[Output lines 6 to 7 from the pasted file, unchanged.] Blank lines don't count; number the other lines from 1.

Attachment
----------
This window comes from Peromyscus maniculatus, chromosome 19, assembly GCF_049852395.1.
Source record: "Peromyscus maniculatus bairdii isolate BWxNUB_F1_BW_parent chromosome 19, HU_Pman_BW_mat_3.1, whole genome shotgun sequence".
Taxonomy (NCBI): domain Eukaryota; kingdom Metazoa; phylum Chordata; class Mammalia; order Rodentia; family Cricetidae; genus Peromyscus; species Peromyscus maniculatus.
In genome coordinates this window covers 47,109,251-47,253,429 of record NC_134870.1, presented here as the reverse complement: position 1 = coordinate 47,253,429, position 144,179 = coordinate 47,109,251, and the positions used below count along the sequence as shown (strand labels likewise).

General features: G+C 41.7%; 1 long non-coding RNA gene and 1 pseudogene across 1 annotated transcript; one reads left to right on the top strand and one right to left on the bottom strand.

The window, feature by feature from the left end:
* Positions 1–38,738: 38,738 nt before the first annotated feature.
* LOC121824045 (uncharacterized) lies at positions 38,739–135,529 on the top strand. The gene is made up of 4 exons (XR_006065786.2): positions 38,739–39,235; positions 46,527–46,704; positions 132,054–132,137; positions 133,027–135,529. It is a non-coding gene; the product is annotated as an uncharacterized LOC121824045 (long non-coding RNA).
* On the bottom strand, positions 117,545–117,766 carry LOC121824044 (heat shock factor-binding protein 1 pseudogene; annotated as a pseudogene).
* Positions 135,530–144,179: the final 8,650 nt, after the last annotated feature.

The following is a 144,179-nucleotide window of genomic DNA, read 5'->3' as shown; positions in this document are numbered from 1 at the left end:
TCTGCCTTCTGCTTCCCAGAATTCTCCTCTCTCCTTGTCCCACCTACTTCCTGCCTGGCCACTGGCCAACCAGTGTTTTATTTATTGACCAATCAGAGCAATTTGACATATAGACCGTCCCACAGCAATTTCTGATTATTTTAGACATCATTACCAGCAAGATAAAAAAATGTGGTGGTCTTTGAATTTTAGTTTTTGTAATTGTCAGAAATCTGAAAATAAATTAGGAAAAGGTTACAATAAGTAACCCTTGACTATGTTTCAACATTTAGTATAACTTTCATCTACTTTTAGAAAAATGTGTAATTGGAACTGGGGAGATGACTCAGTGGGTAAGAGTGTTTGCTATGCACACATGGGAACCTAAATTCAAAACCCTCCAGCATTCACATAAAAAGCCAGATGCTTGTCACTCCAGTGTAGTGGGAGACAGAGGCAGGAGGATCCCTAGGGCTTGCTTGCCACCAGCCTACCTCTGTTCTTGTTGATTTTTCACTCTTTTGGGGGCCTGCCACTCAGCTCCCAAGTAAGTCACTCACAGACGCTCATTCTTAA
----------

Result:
The window, feature by feature from the left end:
* Positions 1–38,738: 38,738 nt before the first annotated feature.